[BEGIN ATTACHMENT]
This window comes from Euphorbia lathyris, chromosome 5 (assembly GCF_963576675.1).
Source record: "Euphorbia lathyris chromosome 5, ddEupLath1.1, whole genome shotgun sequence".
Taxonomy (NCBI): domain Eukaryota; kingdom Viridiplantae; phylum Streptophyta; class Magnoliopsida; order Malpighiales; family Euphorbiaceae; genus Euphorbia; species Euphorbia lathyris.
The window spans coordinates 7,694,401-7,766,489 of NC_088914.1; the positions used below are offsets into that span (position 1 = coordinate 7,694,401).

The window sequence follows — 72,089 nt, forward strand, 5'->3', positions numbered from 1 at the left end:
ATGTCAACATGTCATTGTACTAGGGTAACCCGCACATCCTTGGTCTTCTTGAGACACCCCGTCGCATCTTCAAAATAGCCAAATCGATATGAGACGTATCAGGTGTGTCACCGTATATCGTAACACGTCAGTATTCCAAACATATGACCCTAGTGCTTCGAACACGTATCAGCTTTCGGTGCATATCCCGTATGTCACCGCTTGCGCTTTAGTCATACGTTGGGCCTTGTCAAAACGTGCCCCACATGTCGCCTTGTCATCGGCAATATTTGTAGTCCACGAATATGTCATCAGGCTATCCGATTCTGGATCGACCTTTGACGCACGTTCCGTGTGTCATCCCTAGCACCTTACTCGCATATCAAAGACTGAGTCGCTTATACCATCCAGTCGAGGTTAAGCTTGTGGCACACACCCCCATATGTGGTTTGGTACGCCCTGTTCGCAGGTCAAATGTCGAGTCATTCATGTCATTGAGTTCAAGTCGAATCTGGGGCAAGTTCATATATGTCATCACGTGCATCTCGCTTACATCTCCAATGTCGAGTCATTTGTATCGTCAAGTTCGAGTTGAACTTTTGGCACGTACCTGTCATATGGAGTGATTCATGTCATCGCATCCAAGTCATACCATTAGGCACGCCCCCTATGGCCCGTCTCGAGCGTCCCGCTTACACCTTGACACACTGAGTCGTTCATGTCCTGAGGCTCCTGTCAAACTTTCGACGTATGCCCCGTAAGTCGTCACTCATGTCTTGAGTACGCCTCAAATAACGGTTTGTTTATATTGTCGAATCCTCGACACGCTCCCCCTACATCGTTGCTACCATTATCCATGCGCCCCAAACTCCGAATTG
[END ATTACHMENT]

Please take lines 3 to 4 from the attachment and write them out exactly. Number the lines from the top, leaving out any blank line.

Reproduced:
Taxonomy (NCBI): domain Eukaryota; kingdom Viridiplantae; phylum Streptophyta; class Magnoliopsida; order Malpighiales; family Euphorbiaceae; genus Euphorbia; species Euphorbia lathyris.
The window spans coordinates 7,694,401-7,766,489 of NC_088914.1; the positions used below are offsets into that span (position 1 = coordinate 7,694,401).